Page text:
TRANSPORT bosses have pledged to announce vital new safety measures for the A34 in the next few weeks.

The commitment from Highways England to reveal detailed designs from a safety review for the busy route, which cuts through Oxfordshire, came following the latest fatality.

The A34 was shut for hours at East Ilsley on Saturday after a 46-year-old biker from Coventry hit the central barrier while going southbound. He died at the scene.

A crash between a car and a caravan on the same stretch also caused major delays on the same day.

Last year, the Department for Transport announced it would fund almost all the recommendations from a safety review of the A34 backed by Oxfordshire MPs.

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The recommendations included average speed cameras, improved laybys and digital signage but Highways England, the government-owned company operating England's motorways and major A roads, has not provided any further details and there is no start date yet for improvements.

Average speed cameras work by tracking the speed of your car between two points and are in use on sections of the M1.

Yesterday a Highways England spokesman said: "We are currently working on finalising detailed scheme designs, which we will be announcing over the next few weeks."

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County council leader Ian Hudspeth said he expected the investment in new safety measures to cost millions of pounds.

He added: "This is good news - analysis of accident locations will identify where the priorities are.

"Slip roads need to be lengthened at the East Ilsley turn and laybys are another issue - they are too short as they were designed for 1960s traffic conditions.

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"There need to be digital signs and more speed limits, and enforcing those speed limits could reduce the number of accidents.

"Bringing in these new measures will cost millions and there will be delays because of roadworks, but it will be worth it because it will prevent fatalities."

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Mr Hudspeth added that he was caught up in delays on Saturday and was diverted through East Ilsley village.

He said: "When there are long delays the cost to businesses can be immense."

Earlier this year, in response to a parliamentary question from Oxford West and Abingdon MP Layla Moran, the Department for Transport confirmed there were 3,412 casualties between 2013 and 2017 on the dual carriageway, including 45 deaths.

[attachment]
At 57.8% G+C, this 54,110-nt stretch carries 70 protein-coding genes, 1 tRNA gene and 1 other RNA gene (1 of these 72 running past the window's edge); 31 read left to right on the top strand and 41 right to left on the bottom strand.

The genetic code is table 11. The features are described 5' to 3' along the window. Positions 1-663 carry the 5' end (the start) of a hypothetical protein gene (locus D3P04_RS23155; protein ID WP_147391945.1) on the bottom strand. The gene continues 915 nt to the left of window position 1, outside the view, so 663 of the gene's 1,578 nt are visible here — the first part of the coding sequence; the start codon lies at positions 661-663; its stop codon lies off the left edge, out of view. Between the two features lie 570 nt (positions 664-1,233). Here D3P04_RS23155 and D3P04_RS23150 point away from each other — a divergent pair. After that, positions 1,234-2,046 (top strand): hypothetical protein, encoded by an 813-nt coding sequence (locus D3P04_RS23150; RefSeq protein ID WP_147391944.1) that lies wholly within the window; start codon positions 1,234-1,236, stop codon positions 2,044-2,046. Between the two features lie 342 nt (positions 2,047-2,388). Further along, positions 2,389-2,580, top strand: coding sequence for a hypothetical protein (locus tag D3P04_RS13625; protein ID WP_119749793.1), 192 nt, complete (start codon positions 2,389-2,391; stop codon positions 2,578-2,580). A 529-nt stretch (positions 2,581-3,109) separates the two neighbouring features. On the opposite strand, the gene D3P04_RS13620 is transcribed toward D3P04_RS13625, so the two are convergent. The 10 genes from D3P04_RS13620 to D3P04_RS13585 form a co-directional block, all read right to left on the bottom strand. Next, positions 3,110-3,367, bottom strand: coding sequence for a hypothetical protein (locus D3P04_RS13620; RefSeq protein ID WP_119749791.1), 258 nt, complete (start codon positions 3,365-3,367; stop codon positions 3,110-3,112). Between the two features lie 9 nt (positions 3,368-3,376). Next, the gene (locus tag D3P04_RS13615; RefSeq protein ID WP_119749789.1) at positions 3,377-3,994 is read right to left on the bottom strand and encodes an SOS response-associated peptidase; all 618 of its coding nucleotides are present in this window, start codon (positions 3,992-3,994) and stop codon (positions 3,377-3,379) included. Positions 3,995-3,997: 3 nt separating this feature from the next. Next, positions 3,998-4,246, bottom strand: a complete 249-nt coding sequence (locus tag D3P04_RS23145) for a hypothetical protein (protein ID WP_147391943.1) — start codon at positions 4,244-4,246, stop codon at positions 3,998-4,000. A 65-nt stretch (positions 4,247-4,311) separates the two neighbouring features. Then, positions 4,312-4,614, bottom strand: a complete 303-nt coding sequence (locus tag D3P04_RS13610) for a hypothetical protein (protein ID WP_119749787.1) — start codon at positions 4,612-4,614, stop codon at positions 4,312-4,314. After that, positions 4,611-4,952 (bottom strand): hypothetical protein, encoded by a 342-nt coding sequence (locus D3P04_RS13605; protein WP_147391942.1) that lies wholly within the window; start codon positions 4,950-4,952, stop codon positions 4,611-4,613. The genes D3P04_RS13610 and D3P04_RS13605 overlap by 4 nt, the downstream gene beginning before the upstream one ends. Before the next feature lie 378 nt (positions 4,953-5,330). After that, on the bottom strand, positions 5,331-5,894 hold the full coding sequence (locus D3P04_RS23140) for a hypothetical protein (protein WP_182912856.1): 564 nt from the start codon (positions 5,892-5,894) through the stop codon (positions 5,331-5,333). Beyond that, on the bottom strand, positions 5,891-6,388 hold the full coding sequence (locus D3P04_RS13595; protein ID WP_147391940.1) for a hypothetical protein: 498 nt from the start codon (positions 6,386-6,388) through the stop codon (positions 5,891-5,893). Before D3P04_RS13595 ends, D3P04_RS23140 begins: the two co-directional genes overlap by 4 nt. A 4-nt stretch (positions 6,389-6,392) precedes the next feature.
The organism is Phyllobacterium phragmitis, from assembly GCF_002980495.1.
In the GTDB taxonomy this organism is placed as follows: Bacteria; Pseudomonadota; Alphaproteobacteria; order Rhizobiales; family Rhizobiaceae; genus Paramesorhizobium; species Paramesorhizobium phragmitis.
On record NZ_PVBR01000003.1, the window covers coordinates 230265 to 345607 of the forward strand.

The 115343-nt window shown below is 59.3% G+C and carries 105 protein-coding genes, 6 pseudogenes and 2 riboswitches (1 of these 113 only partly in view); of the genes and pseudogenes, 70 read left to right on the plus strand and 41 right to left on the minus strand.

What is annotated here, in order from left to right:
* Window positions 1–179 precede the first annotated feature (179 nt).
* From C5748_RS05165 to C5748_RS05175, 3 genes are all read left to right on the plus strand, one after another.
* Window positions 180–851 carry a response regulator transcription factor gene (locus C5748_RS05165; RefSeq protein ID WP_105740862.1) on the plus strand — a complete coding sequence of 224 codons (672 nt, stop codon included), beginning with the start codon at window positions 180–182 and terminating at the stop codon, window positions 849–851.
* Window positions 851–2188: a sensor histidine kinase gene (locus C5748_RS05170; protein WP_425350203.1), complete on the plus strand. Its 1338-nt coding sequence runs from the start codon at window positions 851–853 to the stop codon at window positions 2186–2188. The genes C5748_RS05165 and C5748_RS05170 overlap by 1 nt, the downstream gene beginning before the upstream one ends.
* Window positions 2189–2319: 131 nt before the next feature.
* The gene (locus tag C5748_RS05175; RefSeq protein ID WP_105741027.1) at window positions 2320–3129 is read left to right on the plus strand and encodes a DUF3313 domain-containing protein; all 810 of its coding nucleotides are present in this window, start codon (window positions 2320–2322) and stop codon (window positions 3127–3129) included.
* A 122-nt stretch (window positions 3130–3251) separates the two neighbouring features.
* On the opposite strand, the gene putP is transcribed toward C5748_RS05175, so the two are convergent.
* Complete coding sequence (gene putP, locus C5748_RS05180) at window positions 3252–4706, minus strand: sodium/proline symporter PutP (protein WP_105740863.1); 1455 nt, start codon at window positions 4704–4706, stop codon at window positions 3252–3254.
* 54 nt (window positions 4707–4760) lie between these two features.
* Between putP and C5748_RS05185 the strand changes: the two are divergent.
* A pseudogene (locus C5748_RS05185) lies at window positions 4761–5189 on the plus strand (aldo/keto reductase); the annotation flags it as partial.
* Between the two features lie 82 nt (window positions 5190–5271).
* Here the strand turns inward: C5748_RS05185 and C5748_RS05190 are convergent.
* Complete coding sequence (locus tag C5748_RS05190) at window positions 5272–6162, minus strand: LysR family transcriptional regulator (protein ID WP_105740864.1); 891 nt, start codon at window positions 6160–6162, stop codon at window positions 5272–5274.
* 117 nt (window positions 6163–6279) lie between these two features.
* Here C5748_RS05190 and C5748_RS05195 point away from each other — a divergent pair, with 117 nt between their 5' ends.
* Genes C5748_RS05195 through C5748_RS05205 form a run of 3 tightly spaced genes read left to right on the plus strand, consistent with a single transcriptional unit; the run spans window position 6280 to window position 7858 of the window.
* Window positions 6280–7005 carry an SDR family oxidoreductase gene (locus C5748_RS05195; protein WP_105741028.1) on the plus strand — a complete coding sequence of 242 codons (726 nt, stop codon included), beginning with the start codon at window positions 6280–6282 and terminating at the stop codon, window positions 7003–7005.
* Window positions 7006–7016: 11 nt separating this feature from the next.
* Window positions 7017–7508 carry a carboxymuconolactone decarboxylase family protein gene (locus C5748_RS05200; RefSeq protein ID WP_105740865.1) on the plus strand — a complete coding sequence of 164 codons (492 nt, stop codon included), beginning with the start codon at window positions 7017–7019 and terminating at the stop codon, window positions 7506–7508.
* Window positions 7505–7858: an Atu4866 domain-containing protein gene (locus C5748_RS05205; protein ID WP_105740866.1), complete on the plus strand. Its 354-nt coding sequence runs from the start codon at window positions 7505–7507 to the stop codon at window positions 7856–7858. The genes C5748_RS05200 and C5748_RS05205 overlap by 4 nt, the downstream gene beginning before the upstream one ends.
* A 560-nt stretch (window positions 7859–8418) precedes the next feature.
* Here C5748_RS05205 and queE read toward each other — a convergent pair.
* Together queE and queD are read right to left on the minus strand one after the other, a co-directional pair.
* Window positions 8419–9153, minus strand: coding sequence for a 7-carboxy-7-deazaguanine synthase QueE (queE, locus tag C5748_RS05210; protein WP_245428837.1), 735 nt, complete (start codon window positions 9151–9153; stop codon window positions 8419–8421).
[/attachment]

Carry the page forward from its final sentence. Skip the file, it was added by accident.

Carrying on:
Ms Moran had urged transport bosses to announce a start date for safety improvements.

She said last night: "It is high time that Highways England made this announcement – we’ve been waiting for a long time for improvements to the A34 to be made."

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The Department for Transport said at the time: "Highways England is continuing to work on the design of the improvements with the aim of starting delivery in the 2019/20 financial year."

The Highways England spokesman added yesterday: "Safety is Highways England’s top priority and we remain committed to reviewing safety on the A34 as we do on all our roads.

"The A34 generally performs well on safety, and has fewer collisions than other roads of its type.

"Nevertheless, there have been some serious accidents on the A34 in recent years and we recognise the concern that people have expressed.

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"In February 2018 we announced that we had identified measures in a safety review of the road that would be taken forward, and we have already started work on designing, funding and delivering them.

"We continue to keep safety on the A34 under continual review.”

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In 2016 a lorry driver admitted killing three children and a mother while distracted by his mobile phone.

Tomasz Kroker, 30, from Andover, Hampshire, drove into stationary traffic at an estimated 50mph.

The collision happened between the East and West Ilsley junctions in Berkshire.

Tracey Houghton, 45, from Bedfordshire, Josh Houghton, 11, Ethan Houghton,13, and Aimee Goldsmith, 11, all died at the scene.

Five others were injured in the crash on August 10.

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Kroker pleaded guilty at Reading Crown Court to four counts of causing death by dangerous driving and one count of causing serious injury by dangerous driving. He was jailed for 10 years.

In 1981 Former Abingdon MP Tom Benyon was the first parliamentarian to complain that the A34 was unsafe and needed improvements, describing it as 'dangerous and pathetically inadequate'.